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Now that President Obama has turned to Congress for authorization to launch punitive military strikes against the Syrian government for using chemical weapons, can he get it?
As a former Defense secretary might have said, the answer to that question is a known unknown. That's especially true in a GOP-led House that's typically opposed to the president. The chances are better in the Senate with its Democratic majority.
What is known, however, is that the president's decision means that many in the House and Senate will be forced to cast very tough votes for or against a U.S. military strike.
For those lawmakers with their doubts about Obama, the policy, or both, the president tried to frame his case for military action as an urgent matter of national security and U.S. credibility.
While the regime of Syrian strongman Bashar Assad is the main target of U.S. military action, the president urged lawmakers to think beyond Syria. He didn't mention Iran and North Korea, with their nuclear devices (or aspirations), by name. But those were clearly nations he wanted Congress to keep in mind in the coming days as it deliberates.
Obama's argument, put another way, was that a vote against authorizing strikes on Syria puts the U.S. and the world at risk. It's worth noting that Congress will be taking up the Syria debate around the 12th anniversary of 9/11.
While Congress is hyper-polarized, what makes the Syria debate in the House so hard to predict is the way it cuts across the red-blue divide.
House Intelligence Committee Chair Mike Rogers, R-Mich., and Minority Leader Nancy Pelosi, D-Calif., support U.S. military action against Syria. And Rogers issued a statement Saturday after Obama spoke that could bring some House Republican fence sitters over to the president's side by giving them some degree of cover:
"For two years, the Iranian-backed Syrian regime has been free to engage in the slaughter of its own people with little but rhetorical responses from the United States. Now that the regime has crossed our red line regarding the use of chemical weapons, we must carefully consider whether the credibility of the United States necessitates military action to enforce that position. We must also consider what message a failure to act would send to other adversaries and our allies around the world."
Note how Rogers doesn't say it's Obama's, but rather "our red line."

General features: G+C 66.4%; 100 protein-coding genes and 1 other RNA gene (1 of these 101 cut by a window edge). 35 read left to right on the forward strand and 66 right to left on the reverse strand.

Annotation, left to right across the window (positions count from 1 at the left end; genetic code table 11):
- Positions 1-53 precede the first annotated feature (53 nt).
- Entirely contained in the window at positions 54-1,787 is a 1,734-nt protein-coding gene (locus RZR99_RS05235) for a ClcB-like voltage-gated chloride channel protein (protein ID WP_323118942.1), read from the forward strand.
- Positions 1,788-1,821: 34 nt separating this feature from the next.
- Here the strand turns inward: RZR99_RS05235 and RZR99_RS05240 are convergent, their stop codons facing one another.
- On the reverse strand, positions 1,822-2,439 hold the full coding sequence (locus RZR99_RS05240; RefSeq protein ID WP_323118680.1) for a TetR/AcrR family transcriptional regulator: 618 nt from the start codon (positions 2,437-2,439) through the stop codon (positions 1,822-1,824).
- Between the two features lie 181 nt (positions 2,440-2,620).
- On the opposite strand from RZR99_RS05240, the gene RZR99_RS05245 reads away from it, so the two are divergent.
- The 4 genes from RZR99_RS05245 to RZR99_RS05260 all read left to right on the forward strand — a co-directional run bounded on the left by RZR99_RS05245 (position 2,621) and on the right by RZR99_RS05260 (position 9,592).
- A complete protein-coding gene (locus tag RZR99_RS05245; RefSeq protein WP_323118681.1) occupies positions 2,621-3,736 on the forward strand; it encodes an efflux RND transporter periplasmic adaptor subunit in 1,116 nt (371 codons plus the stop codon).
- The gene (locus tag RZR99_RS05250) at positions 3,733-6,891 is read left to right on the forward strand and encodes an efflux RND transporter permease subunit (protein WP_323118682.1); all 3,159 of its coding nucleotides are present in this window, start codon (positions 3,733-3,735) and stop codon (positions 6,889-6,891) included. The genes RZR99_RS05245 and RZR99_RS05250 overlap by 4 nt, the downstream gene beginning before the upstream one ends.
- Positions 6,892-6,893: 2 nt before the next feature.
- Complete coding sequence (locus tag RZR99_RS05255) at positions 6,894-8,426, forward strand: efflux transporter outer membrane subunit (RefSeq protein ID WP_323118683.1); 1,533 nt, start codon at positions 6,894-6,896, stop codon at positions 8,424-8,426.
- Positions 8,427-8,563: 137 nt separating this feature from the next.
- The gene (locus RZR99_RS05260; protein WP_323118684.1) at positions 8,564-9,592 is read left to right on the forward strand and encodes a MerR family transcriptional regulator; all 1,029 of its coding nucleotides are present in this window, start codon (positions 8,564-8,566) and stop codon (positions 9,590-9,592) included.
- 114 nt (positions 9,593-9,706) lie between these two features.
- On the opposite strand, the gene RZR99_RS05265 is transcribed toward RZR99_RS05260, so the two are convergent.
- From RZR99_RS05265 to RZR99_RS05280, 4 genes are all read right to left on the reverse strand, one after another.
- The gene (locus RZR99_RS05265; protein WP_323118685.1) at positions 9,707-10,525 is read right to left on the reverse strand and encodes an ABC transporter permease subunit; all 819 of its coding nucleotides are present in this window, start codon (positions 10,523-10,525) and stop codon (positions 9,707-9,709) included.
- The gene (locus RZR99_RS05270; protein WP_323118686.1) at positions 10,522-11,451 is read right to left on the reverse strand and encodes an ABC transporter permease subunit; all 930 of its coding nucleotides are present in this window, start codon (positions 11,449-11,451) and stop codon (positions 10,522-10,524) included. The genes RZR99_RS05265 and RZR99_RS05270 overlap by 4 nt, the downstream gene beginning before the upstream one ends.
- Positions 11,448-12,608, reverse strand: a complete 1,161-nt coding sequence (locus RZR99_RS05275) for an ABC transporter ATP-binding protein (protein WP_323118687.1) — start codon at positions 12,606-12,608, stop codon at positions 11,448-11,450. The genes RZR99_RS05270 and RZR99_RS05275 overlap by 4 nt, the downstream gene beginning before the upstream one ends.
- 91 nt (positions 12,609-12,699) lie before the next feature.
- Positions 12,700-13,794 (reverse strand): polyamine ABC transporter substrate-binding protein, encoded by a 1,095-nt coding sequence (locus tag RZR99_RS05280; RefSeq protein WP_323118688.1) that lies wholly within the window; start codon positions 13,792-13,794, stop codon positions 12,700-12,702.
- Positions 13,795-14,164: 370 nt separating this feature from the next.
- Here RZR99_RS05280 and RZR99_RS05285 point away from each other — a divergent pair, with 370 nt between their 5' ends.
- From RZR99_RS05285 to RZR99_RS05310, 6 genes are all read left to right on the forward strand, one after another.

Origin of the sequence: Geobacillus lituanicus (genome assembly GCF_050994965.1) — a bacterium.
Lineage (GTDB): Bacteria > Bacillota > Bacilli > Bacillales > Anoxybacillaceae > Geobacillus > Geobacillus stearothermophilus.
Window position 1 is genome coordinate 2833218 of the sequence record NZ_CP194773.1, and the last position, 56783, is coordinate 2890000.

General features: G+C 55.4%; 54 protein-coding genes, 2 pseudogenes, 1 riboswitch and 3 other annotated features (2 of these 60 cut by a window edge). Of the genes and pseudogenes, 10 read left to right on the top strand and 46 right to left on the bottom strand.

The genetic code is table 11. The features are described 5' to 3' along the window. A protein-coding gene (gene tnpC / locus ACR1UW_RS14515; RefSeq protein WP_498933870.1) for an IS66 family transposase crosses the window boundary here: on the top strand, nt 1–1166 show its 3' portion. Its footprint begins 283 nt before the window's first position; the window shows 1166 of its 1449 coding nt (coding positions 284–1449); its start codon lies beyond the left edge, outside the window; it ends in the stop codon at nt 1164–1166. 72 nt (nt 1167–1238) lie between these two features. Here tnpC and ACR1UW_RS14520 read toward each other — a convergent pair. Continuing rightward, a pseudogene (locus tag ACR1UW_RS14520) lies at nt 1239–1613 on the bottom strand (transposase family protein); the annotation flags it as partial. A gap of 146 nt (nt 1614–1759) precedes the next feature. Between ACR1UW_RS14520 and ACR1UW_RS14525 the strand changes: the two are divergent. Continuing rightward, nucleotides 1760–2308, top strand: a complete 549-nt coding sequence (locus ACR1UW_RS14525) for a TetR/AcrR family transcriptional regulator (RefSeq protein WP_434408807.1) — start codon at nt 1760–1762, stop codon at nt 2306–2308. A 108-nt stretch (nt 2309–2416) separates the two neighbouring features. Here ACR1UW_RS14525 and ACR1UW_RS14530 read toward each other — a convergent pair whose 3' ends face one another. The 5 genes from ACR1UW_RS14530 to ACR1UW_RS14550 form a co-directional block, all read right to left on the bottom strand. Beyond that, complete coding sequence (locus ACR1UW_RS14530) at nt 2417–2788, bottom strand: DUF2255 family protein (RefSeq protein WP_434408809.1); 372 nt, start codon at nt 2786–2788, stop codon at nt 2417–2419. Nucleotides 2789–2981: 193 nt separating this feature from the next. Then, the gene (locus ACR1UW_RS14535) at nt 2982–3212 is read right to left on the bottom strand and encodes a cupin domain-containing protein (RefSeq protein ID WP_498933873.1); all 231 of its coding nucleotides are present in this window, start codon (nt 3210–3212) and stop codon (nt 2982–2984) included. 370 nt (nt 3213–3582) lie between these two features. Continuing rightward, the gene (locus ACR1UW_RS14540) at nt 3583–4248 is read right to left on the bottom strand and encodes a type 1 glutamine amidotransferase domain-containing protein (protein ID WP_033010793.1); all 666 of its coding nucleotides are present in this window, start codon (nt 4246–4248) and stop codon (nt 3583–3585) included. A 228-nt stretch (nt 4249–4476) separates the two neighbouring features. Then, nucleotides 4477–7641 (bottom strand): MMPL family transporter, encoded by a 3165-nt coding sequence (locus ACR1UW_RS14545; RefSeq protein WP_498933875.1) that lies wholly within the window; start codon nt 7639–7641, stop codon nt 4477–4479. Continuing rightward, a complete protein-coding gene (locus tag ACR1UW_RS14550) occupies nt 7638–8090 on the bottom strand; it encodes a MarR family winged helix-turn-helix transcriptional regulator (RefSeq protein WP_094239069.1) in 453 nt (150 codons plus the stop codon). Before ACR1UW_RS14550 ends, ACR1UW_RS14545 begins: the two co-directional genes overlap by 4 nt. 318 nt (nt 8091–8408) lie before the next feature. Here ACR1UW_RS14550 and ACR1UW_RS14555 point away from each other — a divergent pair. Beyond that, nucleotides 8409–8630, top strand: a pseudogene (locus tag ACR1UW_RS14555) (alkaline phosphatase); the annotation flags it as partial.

Something to watch will be how House Republicans from the most anti-Obama congressional districts, and those who are most closely linked to the Tea Party, will respond to the debate. Some of them argued most strenuously that the Constitution requires congressional approval of military action of the sort Obama contemplated. By submitting his planned Syria strike to Congress, Obama removed that issue from the table.
It's possible that Obama could get support in the Senate, but not the House, for action against Syria. President Bill Clinton got such a split in 1999 when he sought authorization to attack the Serbian military in Kosovo. Clinton ordered the military to launch strikes alongside the U.S.'s NATO allies one day after the Senate signed off, but before the House voted.
Presidents George H.W. Bush got authorization from both the House and Senate for the first Iraq War in 1990 and George W. Bush got congressional authorization for the Afghanistan War in 2001 and the second Iraq War in 2003.
But Congress was different for both presidents Bush. The Democrats had more hawks and the Republicans had more moderates.
The first president Bush had also adroitly assembled an international coalition and the U.N. to authorize forcing Iraq out of Kuwait. Meanwhile, the congressional authorizations for Afghanistan and Iraq came while 9/11 still reverberated strongly across the nation. That the horror happened on U.S. soil, not somewhere in the Middle East, made Congress much readier than now to authorize the use of U.S. military force.
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